White v Jones [1995] 2 AC 207 Facts: The father of two daughters initially cut them out of his will. He changed his mind asking the solicitor to include the two daughters in the will. The solicitor did not re-write the will in time. The father died and the two daughters could not get anything. Ratio: Whether pure economic loss arises (which not usually recoverable) liability may arise from a breach of fiduciary duty. Thus the claim for breach of duty of care may be successful. Application: Generally speaking, pure economic loss is not recoverable. Nevertheless, the court allowed the claim even if based on the recovery of pure economic loss on the ground that the solicitor’s negligence caused the two daughters not to be able to claim the inheritance.


General Principle: Even if the damage is foreseeable and there is proximity between the parties, the imposition of duty of care must be fair, just and reasonable.


Marc Rich & Co AG v Bishop Rock Marine Co Ltd (The Nicholas H) [1996] AC 211 Facts: A vessel on which a cargo was shipped needed repairs to proceed in its voyage. The surveyor, acting on behalf of the classification society, recommended the repairs. Nevertheless, the cargo was later lost in the sea. The cargo owner sued the classification society. There was no contract between them. Ratio: The issue for the court was whether there were policy reasons to justify the imposition or not of a duty of care between the parties. Application: The court held there was no duty of care to cargo owners in respect of a damage survey performed on the vessel. Allowing the claim would have caused severe consequences in terms of marine insurance and costs. The Defendant was not liable since it would have not been fair, just and reasonable to disturb the contractual allocation of risks between the cargo-owner and the ship-owner.

FORESEEABILITY


General Principle: Application of the Caparo three-stage test to mental illnesses. Psychiatric injuries must be reasonably foreseeable in a person of ordinary fortitude.


Bourhill v Young [1943] AC 92 Facts: A pregnant woman witnessed a car accident. She did not see it, but she heard it and later she saw blood at the scene of the accident. She suffered psychological harms and her child was stillborn a month after the episode. Ratio: Injuries must be foreseeable in a person of ordinary fortitude who is in physical danger. Application: The claim was rejected. The Defendant did not owe a duty of care to the Claimant. It was not reasonably foreseeable that the accident would have caused her to suffer such injuries.


General Principle: Duty of care is owed to those reasonably expected to be put under danger due to the Defendant’s behaviour.


Haley v London Electricity Board [1965] AC 778 Facts: The employers of the Defendant were working in the street. They were digging trench in the pavement. They went on lunch leaving a hammer as warning to pedestrians of the works carried out. The Claimant was a blind man that tripped over the hammer, falling down and becoming deaf. Ratio: The Defendant owes a duty of care towards reasonably foreseeable people that may be affected by their actions. Application: The court included a blind pedestrian in those reasonably foreseeable people walking the pavement and they therefore found the Defendant liable for breach of duty of care.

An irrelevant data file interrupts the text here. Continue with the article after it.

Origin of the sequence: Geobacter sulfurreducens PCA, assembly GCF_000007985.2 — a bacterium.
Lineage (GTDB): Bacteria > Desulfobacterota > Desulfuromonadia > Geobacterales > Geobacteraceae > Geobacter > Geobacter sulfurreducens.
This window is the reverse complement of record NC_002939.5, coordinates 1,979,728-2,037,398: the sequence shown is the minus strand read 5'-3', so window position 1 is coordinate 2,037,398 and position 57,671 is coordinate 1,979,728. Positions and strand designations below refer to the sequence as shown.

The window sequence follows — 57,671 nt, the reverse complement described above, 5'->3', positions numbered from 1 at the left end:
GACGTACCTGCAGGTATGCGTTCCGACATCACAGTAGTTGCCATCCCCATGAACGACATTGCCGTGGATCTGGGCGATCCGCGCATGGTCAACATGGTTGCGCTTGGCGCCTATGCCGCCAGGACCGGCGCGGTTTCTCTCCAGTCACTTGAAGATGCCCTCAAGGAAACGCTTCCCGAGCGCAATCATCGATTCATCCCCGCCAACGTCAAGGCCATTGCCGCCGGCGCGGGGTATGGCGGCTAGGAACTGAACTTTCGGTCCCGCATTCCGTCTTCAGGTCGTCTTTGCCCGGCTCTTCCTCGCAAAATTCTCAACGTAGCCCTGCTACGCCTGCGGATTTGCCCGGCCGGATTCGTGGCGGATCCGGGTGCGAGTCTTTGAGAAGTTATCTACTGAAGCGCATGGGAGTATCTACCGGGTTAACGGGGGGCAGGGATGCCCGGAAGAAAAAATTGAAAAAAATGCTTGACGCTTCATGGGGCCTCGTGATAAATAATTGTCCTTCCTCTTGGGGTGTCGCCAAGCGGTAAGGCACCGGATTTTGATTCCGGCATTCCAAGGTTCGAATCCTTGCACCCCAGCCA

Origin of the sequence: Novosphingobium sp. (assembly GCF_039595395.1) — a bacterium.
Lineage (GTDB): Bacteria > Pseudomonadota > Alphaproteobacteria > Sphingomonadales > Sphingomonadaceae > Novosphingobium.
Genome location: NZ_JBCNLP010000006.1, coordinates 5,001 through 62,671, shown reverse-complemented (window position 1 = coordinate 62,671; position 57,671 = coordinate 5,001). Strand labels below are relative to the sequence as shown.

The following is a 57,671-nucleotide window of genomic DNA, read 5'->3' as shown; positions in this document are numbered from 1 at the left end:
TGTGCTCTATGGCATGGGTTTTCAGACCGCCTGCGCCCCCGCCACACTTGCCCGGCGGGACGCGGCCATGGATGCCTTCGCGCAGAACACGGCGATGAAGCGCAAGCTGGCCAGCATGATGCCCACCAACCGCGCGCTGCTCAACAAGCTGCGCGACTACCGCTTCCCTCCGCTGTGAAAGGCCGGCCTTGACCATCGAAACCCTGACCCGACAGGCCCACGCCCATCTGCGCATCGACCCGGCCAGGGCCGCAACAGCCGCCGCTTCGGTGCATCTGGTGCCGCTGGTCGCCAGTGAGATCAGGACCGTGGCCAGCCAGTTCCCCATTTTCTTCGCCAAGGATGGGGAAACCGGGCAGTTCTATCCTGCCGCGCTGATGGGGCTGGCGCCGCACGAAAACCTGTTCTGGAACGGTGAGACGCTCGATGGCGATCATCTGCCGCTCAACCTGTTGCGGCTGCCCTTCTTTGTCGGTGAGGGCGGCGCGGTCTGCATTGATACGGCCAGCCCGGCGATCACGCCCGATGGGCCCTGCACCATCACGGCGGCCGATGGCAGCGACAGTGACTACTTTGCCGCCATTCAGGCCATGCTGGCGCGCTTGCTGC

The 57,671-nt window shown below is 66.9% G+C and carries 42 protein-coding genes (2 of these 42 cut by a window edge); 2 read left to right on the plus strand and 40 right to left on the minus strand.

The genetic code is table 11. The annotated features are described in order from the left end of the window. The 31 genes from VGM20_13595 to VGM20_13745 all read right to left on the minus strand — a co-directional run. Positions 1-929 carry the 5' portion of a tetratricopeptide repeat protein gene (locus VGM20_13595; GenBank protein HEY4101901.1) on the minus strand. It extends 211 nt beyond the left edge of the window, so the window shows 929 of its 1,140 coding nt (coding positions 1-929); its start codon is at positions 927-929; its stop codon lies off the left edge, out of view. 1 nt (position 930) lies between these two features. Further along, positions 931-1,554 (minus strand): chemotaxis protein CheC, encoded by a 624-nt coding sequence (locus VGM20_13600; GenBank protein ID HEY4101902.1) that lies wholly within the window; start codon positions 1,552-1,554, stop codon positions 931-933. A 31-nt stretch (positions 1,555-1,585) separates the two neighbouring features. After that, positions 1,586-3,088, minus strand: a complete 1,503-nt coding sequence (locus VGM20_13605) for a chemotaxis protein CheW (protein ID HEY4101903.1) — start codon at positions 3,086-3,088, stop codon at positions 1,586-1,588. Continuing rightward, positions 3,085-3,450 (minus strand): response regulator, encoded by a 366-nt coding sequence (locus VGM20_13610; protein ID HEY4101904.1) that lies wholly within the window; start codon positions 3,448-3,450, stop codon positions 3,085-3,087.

General Principle: A reasonable employer should take into consideration specific precautions in the light of foreseeable damages his employees may suffer.


Paris v Stepney Borough Council [1951] AC 367 Facts: The Claimant, already blind in one of his eyes, completely lost the sight due to a piece of metal fallen into his eye, while he was working. He sued the employer for negligence in failing to provide safety googles. Ratio: The seriousness of the consequences of a potential accident has to be taken into consideration by a reasonable employer. Application: The court held in favour of the Claimant because of the gravity of the injury and the precautions not taken by the employer. The employer should have taken extra precautions providing googles to the Claimant, considering the disability the employee was already suffering from.


General Principle: Children are liable only if they fall below a very high degree of reasonable standard of care.


Orchard v Lee [2009] EWCA Civ 295 Facts: Due to a game between two 13-year-old boys, the Claimant (a dinner lady) was injured. They bumped into her. Ratio: No prudent and reasonable child would have reasonably foreseen the risk of injury. Application: The court held that the Defendant did not fall below the standard of care expected by a child of his age.


General Principle: There cannot be duty of care without foreseeability.


Maguire v Harland & Wolff Plc [2005] EWCA Civ 1

Facts: The Claimant’s wife developed mesothelioma and died. The wife contracted the illness through contact with the husband’s clothes who had been by his employers to asbestos dust. The Defendant contended that it was not reasonably foreseeable that the wife was at risk. At first instance the judge found in favour of the Claimant. The Defendant appealed. Ratio: The court focused on the issue whether at the time of the employment the state of knowledge in relation to asbestos was apparent. Application: The Court of Appeal allowed the appeal on the ground that the risk of disease due to secondary exposure to asbestos was not reasonably foreseeable.